HIV/AIDS Awareness Event Presents Truth and Promotes Testing

IMG_0264 By Eleni Parashos

College of Southern Nevada’s African American Heritage Committee hosted an HIV and AIDS awareness event on Wednesday, Feb. 12 as part of Black History Month.

“This disease is a global epidemic,” said Kimiko Walton, CSN recruitment coordinator and co-chair of the African American Heritage Committee. “College students should understand that they are not immune.”

The event included a mini-awareness fair guided by Jenny Gratzke, a disease investigator and intervention specialist for the Southern Nevada Health District. Gratzke’s presentation highlighted the staggering statistic that Walton says was the driving force behind Wednesday’s event.

According to the Center for Disease Control and Prevention, African Americans—although responsible for only 12 percent of the U.S. population—make up 44 percent of all new HIV infections.

Gratzke speaks to schools and other organizations throughout the county on the topic of HIV, AIDS and sexually-transmitted diseases. She says the key to a negative HIV test result is prevention beyond the use of physical contraceptives such as male or female condoms.

“The most valuable tool is communication with your partner,” Gratzke said. “Don’t be afraid to have frank discussions about your sexual history.”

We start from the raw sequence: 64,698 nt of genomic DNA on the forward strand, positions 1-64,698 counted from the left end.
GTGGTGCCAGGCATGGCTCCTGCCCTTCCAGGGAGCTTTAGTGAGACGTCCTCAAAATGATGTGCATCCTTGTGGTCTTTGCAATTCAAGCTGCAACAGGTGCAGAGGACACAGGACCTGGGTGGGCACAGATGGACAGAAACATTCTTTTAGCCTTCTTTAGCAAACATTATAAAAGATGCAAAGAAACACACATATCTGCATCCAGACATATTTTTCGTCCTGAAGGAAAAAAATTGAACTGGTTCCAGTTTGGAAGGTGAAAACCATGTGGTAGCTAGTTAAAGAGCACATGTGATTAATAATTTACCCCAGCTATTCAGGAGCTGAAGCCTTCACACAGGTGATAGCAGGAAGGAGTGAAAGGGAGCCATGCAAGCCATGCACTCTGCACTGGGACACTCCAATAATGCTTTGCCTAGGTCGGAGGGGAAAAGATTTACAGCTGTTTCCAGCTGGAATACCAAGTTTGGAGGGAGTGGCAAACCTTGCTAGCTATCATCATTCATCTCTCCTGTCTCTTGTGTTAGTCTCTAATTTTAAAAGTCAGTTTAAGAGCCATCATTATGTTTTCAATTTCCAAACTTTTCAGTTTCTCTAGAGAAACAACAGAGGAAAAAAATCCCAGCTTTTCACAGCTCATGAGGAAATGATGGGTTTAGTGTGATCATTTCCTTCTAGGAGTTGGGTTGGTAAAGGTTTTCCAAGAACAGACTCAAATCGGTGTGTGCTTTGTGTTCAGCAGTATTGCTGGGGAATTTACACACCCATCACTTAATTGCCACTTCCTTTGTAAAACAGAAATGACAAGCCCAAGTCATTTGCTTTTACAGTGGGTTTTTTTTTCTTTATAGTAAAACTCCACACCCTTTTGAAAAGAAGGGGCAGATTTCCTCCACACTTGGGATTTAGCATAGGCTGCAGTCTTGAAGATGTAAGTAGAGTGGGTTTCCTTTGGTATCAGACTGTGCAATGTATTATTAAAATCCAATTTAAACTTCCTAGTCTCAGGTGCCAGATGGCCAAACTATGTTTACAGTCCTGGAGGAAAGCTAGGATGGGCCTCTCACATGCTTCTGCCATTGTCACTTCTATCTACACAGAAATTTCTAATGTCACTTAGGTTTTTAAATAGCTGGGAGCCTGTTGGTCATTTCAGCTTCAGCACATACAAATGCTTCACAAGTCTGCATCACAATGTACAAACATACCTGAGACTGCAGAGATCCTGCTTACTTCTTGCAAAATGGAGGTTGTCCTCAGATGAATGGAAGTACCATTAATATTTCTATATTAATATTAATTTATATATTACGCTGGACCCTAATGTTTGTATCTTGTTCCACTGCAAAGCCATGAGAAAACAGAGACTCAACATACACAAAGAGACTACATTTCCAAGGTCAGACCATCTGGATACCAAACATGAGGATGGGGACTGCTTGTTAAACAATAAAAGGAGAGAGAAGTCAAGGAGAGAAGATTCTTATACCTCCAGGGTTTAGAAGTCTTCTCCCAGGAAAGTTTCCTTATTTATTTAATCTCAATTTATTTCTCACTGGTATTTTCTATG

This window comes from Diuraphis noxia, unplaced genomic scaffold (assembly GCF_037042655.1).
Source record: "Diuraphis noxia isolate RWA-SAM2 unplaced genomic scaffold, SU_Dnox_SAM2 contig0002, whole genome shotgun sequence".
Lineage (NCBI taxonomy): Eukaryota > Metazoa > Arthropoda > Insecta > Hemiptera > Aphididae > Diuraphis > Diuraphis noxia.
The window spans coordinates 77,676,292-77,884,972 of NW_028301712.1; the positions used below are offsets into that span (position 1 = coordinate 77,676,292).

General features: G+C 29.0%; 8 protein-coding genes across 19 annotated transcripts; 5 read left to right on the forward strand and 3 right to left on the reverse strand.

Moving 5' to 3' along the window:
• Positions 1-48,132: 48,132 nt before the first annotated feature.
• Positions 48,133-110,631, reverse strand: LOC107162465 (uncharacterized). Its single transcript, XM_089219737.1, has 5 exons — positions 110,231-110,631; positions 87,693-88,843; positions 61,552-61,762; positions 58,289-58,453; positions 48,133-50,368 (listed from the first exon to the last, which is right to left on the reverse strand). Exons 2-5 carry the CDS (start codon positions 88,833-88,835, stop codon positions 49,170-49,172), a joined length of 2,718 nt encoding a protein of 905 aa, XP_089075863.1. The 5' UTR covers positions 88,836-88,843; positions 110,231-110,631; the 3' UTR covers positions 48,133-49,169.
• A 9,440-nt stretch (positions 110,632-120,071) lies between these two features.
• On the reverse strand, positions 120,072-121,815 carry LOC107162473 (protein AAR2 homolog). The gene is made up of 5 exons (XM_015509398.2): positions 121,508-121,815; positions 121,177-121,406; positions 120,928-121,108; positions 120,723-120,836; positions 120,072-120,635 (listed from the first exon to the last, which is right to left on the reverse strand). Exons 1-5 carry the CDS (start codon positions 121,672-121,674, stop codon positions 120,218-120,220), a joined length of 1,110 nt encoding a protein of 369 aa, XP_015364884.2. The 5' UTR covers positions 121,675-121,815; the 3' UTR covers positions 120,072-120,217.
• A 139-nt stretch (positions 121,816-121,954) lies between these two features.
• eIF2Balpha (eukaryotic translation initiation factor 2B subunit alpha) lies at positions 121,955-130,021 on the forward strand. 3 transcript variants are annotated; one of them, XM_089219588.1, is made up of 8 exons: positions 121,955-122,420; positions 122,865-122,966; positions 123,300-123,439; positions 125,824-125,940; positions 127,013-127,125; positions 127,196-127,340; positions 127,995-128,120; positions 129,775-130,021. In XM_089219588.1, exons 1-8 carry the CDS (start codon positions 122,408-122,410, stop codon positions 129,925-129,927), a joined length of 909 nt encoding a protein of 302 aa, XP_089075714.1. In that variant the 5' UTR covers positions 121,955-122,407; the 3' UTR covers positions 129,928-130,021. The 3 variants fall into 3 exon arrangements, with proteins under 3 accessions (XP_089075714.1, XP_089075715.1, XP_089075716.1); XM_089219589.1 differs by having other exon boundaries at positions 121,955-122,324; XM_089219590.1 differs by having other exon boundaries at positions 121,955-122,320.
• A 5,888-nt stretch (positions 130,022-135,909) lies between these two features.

Jenny Gratzke

Jenny Gratzke

Sinovia Brown, a representative from the Blue Interest Group and CSN’s Zeta Phi Beta sorority, asked the attendees to consider their own sexual histories with the interactive presentation “How Crowded is Your Bed?”. During the presentation Brown used a flow chart that connected a monogamous couple with their past sexual partners to demonstrate the underlining danger of exposure.

“I learned that you don’t just sleep with one person,” said Tiffany Moreno, CSN student and attendee of Wednesday’s event. “Like the flow chart, you sleep with everyone that was connected to them too.”

IMG_0273 in text

During both presentations attendees asked questions that circled around a central theme: the social implications and stigmas surrounding HIV. Some of the questions raised by audience members focused on how people with HIV deal with daily life, date, have children and go on vacation.

Gratzke was quick to distinguish HIV fact from fiction. “At the end of the day, people are just people,” Gratzke said.

Beyond the alarming facts and staggering statistics provided by the HIV and AIDS awareness event, both speakers emphasized what was perhaps the event’s most apparent goal for its audience: get tested and get tested often.

“Our goal is to educate, inform and maintain awareness,” Walton said. “The more we can do to educate [students] on how to be safe and how to get tested regularly, the more lives we can help save.”

For more information on HIV and AIDS or to find a testing facility in Southern Nevada, visit

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